A man walks past the US consulate building in Guangzhou, southern China, in 2018. Photo: AP Photo/Kelvin Chan
It started off as a rash of really bad headaches, and loud sounds coming from his ceiling, as if his upstairs neighbour was dropping ball bearings on their floor. Then, Mark Lenzi, a US diplomatic security officer stationed in Guangzhou, China, realised his wife was having headaches, too. They began downing bottles of aspirin to get through the day. Finally, Lenzi noticed that his kids were waking up with nosebleeds. Things only got worse from there. “As 2017 turned into 2018,” Lenzi told VICE World News, “my most distressing symptom… was short-term memory loss.”Lenzi didn’t know what was causing the symptoms he and his family were experiencing. But soon after the headaches started, he learned that his nextdoor neighbour, another consulate official, had recently been medically evacuated from Guangzhou for treatment back in the United States. Lenzi tracked down her contact info and called her. What she said shocked him. “I'm back [in the US] diagnosed with brain injury,” Lenzi recalled her saying. “The same thing that was going on in Cuba.” Even more distressing, Lenzi’s neighbour said that she had advised the Guangzhou consulate leadership to immediately evacuate all US personnel from their apartment building. She pleaded with Lenzi to move his family to a new residence as quickly as possible.Lenzi’s story is featured in one of the latest episodes of VICE’s new podcast Havana Syndrome, which we reported alongside hosts Jon Lee Anderson and Adam Entous. Eventually, Lenzi, his family, and a dozen or so other people were medically evacuated in 2018. This was the first cluster of supposed Havana Syndrome cases reported outside of the Cuban capital. But it wouldn’t be the only case to occur off the island. In December 2017, a high-ranking CIA official experienced a similar bout of inexplicable head pain and nausea in his hotel room in Moscow.
Reporters Jon Lee Anderson and Adam Entous, the hosts of the new podcast ‘Havana Syndrome.’ Photos: Ramon Campos Iriarte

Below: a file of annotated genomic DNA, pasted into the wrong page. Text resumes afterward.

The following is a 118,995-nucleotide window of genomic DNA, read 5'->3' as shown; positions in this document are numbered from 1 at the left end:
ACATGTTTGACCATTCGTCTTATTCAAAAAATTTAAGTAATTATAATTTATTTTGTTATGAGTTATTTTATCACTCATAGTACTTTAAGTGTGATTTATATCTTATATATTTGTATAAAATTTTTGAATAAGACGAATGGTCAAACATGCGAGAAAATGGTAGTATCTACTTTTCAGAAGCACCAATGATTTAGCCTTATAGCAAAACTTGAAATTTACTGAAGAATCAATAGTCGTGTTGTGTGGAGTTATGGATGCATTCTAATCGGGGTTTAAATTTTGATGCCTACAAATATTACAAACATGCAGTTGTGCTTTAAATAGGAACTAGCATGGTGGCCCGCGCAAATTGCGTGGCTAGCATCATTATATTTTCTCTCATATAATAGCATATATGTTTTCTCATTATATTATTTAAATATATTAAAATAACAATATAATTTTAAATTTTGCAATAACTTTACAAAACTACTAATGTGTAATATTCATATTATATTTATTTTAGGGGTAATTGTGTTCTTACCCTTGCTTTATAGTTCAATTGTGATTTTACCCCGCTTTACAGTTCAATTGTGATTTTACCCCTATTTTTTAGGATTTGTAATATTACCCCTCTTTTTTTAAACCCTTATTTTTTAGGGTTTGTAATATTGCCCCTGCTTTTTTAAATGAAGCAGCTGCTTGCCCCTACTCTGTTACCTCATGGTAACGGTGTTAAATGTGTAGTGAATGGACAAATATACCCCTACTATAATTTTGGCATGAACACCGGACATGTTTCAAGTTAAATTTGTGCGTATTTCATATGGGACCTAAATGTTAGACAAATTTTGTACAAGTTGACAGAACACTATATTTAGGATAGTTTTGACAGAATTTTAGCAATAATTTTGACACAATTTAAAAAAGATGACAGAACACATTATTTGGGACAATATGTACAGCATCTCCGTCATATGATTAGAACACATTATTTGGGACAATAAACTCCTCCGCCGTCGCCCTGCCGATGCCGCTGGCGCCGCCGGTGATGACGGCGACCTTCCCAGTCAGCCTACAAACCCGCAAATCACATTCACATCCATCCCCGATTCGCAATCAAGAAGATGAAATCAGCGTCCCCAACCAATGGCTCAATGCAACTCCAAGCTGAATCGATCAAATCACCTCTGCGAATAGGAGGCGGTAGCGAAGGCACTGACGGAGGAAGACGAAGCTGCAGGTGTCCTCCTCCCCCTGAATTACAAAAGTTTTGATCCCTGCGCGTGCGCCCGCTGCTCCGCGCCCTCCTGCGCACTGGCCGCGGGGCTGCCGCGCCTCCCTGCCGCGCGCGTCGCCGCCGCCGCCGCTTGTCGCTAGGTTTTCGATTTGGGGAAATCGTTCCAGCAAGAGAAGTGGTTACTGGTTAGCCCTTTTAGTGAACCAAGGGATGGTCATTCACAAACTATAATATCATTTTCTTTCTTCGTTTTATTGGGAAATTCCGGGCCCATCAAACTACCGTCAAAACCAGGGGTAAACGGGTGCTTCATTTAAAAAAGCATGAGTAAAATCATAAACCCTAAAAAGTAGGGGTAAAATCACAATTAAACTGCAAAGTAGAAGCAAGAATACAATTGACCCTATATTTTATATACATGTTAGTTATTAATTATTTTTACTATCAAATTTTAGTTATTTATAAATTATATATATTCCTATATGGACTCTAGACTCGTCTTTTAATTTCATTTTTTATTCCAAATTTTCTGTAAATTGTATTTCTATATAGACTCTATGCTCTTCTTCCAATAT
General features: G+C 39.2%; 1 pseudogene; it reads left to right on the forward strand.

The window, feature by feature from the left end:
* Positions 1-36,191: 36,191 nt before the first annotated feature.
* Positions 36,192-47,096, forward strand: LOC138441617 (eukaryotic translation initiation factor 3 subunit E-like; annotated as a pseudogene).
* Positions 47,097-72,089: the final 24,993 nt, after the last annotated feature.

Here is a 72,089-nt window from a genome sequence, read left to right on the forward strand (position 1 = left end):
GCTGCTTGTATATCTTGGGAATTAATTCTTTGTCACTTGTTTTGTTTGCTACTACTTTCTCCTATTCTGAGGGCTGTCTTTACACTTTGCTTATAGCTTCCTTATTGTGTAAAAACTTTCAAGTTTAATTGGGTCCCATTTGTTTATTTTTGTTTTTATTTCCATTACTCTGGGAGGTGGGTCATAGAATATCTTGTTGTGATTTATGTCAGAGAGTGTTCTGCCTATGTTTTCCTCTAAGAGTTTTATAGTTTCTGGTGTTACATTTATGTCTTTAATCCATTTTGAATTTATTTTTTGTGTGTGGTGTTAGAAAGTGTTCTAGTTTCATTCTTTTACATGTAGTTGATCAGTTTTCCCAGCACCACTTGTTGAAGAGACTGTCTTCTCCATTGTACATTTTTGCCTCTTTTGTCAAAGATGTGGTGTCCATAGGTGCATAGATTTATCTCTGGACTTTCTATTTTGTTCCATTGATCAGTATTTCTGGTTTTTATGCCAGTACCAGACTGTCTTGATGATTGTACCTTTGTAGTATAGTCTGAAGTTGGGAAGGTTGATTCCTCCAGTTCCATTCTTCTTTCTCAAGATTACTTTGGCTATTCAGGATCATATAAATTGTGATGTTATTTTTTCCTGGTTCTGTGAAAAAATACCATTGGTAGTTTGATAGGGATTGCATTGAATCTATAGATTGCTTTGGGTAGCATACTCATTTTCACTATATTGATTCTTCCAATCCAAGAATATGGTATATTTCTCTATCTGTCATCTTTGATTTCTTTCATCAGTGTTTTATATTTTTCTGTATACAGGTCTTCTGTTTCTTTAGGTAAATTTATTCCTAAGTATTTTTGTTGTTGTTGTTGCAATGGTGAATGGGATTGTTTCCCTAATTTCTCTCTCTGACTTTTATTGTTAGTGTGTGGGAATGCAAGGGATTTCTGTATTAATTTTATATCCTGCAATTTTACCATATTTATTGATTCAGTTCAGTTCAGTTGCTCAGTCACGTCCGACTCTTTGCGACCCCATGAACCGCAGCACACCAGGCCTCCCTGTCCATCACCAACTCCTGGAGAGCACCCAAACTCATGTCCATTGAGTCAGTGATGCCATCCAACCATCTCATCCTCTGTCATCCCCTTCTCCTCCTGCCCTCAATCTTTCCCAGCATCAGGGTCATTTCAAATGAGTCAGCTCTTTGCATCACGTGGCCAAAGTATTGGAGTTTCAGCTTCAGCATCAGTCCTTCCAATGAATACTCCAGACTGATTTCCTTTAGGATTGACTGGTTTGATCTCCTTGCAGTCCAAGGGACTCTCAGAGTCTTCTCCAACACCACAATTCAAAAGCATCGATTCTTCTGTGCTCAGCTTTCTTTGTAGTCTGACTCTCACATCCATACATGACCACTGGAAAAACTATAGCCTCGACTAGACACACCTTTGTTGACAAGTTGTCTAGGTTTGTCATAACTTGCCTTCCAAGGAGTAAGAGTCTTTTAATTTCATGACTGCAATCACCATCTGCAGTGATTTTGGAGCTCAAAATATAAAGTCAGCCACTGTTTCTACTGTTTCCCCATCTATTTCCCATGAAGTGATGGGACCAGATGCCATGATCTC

In mid-2019, two White House staffers on a state visit to London reported feeling intense pressure in their heads. The following year, a US Defence Department employee felt a sudden acute pain in his skull while driving in a country with a “large Russian presence.” The employee’s infant child was in the back seat of the car at the time and simultaneously began screaming in pain.Even though reported Havana Syndrome cases spiked around the world, US officials back in Washington DC hesitated to devote resources to solving the mystery. Lenzi told us that before he was medically evacuated from Guangzhou, he confronted his bosses at the State Department, questioning why they had continued to house his family in the same building where his neighbour had gotten sick. Lenzi said consulate leadership stonewalled him. Shortly thereafter, Lenzi sent an angry email to almost 200 of his colleagues, as well as State Department leadership in Beijing and Washington, accusing US officials of “an attempted cover-up.” The State Department told us in an email, “Due to privacy concerns and for security reasons, we do not discuss specific individuals or events.”The State Department wasn’t the only agency accused of ignoring or discrediting victims in the early days of the crisis. “I had colleagues who … immediately said, oh, this is crazy. They're just acting like a bunch of little girls, they need to man up, this is just stress,” said a former CIA doctor who spoke on the condition of anonymity because he wasn’t authorised to speak on the record. The doctor was initially charged with investigating the cases in Havana beginning in late 2016, before he himself came down with those same symptoms while visiting the city.